HP Brings TouchPad Back From the Dead

Despite killing off the webOS-based tablet, HP plans to manufacture some more – are happy consumers or angry suppliers to thank?

Sarah Thomas, Director, Women in Comms

August 30, 2011

2 Min Read
HP Brings TouchPad Back From the Dead

HP Inc. (NYSE: HPQ)'s webOS-based TouchPad isn't quite dead yet. The company plans to manufacture another batch to meet "unfulfilled demand" for the tablet, following its price drop from $499 to just $99 last week.

Along with its third-quarter earnings earlier this month, HP announced it will no longer build the hardware for any webOS devices, including the tablet, while it pondered what to do with its mobile devices unit, the Personal Systems Group (PSG). But, the company updated a blog post Tuesday saying it would produce one last run of TouchPads owing to unfilled demand, although it doesn't know when the units would be available or how many it would get. (See HP Shuts Down WebOS Device Biz and OS Watch: Who Wants WebOS?)

"The only “unfulfilled demand” was for a product that was being sold at unsustainably low, money-losing, fire-sale prices," jibes tech reporter Dan Frommer.

They say
Frommer isn't the only industry observer not buying the consumer-demand theory. HP issued the update after the DigiTimes reported that upstream suppliers are suffering from a component inventory surplus following the company's decision to halt production. Rather than building more TouchPads, HP could just be using up the parts its suppliers have lying around for them.

Boy Genius Report blogger Zach Epstein suggested that it wouldn't make sense for HP to build, ship and sell TouchPads at a loss just to satisfy existing contracts when it could agree on a lump payment instead. But, InformationWeek reporter Eric Zeman points out that it could be cheaper for HP to do so, rather than renege on its contracts, not to mention risk hurting its supplier relationships.

Components issues aside, HP did see overwhelming demand for the TouchPad once it dropped prices. The company sold out of the device across retailers in record time. The fire sale couldn't save its margins, however, as the tablet will cost the company more than $100 million owing to a $0.05 charge per share. (See Lessons From the $99 HP Tablet Rush.)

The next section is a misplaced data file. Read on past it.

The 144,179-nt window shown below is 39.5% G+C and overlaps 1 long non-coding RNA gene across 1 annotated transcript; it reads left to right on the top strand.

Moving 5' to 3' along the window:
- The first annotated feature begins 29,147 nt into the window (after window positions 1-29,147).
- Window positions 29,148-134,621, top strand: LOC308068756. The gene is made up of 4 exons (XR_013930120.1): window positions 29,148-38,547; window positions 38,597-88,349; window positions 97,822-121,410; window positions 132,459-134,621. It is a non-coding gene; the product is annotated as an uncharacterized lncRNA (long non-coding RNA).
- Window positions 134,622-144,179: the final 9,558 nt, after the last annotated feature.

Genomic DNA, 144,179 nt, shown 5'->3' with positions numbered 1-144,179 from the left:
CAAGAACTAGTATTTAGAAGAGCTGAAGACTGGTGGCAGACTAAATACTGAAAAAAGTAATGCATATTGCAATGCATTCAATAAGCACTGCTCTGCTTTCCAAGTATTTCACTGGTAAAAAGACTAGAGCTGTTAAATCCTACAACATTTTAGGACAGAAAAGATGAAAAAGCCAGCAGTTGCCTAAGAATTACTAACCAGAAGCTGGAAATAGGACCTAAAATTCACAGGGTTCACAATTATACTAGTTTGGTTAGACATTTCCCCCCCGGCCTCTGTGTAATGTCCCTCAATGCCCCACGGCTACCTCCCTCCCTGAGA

We say
HP doesn't seem to know what it wants to be when it grows up. Further clouding its strategy, its head of PSG, Todd Bradley, tells Reuters he prefers the company spins off PSG, leaving him as CEO, rather than sell the company to a competitor. He also claimed there may be a place for the TouchPad again in the future tablet market, which he says is still relevant to HP.

But the more apt question has already become, is HP even still relevant to the tablet market?

  • Making Sense of HP's Mobile Mess

  • HP: Tablet Effect Is Real

  • HP TouchPad Adds Entertainment Apps

  • OS Watch: RIM Rebounds in Emerging Markets

  • HP TouchPad Success Hangs on Apps

— Sarah Reedy, Senior Reporter, Light Reading Mobile

About the Author(s)

Sarah Thomas

Director, Women in Comms

Sarah Thomas's love affair with communications began in 2003 when she bought her first cellphone, a pink RAZR, which she duly "bedazzled" with the help of superglue and her dad.

She joined the editorial staff at Light Reading in 2010 and has been covering mobile technologies ever since. Sarah got her start covering telecom in 2007 at Telephony, later Connected Planet, may it rest in peace. Her non-telecom work experience includes a brief foray into public relations at Fleishman-Hillard (her cussin' upset the clients) and a hodge-podge of internships, including spells at Ingram's (Kansas City's business magazine), American Spa magazine (where she was Chief Hot-Tub Correspondent), and the tweens' quiz bible, QuizFest, in NYC.

As Editorial Operations Director, a role she took on in January 2015, Sarah is responsible for the day-to-day management of the non-news content elements on Light Reading.

Sarah received her Bachelor's in Journalism from the University of Missouri-Columbia. She lives in Chicago with her 3DTV, her iPad and a drawer full of smartphone cords.

Away from the world of telecom journalism, Sarah likes to dabble in monster truck racing, becoming part of Team Bigfoot in 2009.

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